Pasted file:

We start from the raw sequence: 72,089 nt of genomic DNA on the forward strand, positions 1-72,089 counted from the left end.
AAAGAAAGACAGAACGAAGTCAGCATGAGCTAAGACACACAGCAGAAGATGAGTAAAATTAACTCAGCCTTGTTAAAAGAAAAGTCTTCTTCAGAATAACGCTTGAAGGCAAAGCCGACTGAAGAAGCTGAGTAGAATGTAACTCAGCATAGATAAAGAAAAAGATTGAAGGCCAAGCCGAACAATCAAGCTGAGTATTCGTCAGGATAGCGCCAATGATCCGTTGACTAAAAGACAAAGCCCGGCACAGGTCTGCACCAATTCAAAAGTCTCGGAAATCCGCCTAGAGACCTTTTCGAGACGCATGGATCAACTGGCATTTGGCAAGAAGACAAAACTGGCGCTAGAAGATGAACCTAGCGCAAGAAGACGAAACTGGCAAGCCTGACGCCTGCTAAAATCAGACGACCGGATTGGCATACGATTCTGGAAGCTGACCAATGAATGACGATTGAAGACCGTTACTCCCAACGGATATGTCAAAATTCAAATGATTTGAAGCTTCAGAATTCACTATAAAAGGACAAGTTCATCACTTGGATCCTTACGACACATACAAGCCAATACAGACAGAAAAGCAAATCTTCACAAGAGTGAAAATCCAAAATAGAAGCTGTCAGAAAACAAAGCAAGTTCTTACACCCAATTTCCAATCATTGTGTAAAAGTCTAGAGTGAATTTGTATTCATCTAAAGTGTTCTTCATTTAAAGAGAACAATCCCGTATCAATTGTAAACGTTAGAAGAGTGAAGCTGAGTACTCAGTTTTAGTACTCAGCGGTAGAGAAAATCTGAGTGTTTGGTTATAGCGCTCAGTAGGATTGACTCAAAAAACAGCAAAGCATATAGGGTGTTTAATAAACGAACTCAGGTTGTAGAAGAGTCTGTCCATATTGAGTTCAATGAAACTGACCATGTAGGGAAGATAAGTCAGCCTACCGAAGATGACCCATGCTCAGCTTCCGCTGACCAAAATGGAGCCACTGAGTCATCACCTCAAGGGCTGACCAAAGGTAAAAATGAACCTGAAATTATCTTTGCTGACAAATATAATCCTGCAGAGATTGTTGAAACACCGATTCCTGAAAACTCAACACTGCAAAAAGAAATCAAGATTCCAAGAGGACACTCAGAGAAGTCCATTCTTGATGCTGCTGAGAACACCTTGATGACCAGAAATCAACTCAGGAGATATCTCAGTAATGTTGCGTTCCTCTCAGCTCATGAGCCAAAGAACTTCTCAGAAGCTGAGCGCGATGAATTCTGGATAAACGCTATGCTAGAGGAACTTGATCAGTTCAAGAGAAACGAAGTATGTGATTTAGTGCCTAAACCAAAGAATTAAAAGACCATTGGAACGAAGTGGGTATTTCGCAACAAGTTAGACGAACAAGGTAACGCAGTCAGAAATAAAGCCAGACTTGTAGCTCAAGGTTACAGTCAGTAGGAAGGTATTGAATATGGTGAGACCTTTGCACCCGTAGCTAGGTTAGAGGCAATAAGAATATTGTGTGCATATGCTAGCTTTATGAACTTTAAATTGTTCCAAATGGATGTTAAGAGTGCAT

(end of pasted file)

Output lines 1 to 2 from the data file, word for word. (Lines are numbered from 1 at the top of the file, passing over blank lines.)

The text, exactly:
We start from the raw sequence: 72,089 nt of genomic DNA on the forward strand, positions 1-72,089 counted from the left end.
AAAGAAAGACAGAACGAAGTCAGCATGAGCTAAGACACACAGCAGAAGATGAGTAAAATTAACTCAGCCTTGTTAAAAGAAAAGTCTTCTTCAGAATAACGCTTGAAGGCAAAGCCGACTGAAGAAGCTGAGTAGAATGTAACTCAGCATAGATAAAGAAAAAGATTGAAGGCCAAGCCGAACAATCAAGCTGAGTATTCGTCAGGATAGCGCCAATGATCCGTTGACTAAAAGACAAAGCCCGGCACAGGTCTGCACCAATTCAAAAGTCTCGGAAATCCGCCTAGAGACCTTTTCGAGACGCATGGATCAACTGGCATTTGGCAAGAAGACAAAACTGGCGCTAGAAGATGAACCTAGCGCAAGAAGACGAAACTGGCAAGCCTGACGCCTGCTAAAATCAGACGACCGGATTGGCATACGATTCTGGAAGCTGACCAATGAATGACGATTGAAGACCGTTACTCCCAACGGATATGTCAAAATTCAAATGATTTGAAGCTTCAGAATTCACTATAAAAGGACAAGTTCATCACTTGGATCCTTACGACACATACAAGCCAATACAGACAGAAAAGCAAATCTTCACAAGAGTGAAAATCCAAAATAGAAGCTGTCAGAAAACAAAGCAAGTTCTTACACCCAATTTCCAATCATTGTGTAAAAGTCTAGAGTGAATTTGTATTCATCTAAAGTGTTCTTCATTTAAAGAGAACAATCCCGTATCAATTGTAAACGTTAGAAGAGTGAAGCTGAGTACTCAGTTTTAGTACTCAGCGGTAGAGAAAATCTGAGTGTTTGGTTATAGCGCTCAGTAGGATTGACTCAAAAAACAGCAAAGCATATAGGGTGTTTAATAAACGAACTCAGGTTGTAGAAGAGTCTGTCCATATTGAGTTCAATGAAACTGACCATGTAGGGAAGATAAGTCAGCCTACCGAAGATGACCCATGCTCAGCTTCCGCTGACCAAAATGGAGCCACTGAGTCATCACCTCAAGGGCTGACCAAAGGTAAAAATGAACCTGAAATTATCTTTGCTGACAAATATAATCCTGCAGAGATTGTTGAAACACCGATTCCTGAAAACTCAACACTGCAAAAAGAAATCAAGATTCCAAGAGGACACTCAGAGAAGTCCATTCTTGATGCTGCTGAGAACACCTTGATGACCAGAAATCAACTCAGGAGATATCTCAGTAATGTTGCGTTCCTCTCAGCTCATGAGCCAAAGAACTTCTCAGAAGCTGAGCGCGATGAATTCTGGATAAACGCTATGCTAGAGGAACTTGATCAGTTCAAGAGAAACGAAGTATGTGATTTAGTGCCTAAACCAAAGAATTAAAAGACCATTGGAACGAAGTGGGTATTTCGCAACAAGTTAGACGAACAAGGTAACGCAGTCAGAAATAAAGCCAGACTTGTAGCTCAAGGTTACAGTCAGTAGGAAGGTATTGAATATGGTGAGACCTTTGCACCCGTAGCTAGGTTAGAGGCAATAAGAATATTGTGTGCATATGCTAGCTTTATGAACTTTAAATTGTTCCAAATGGATGTTAAGAGTGCAT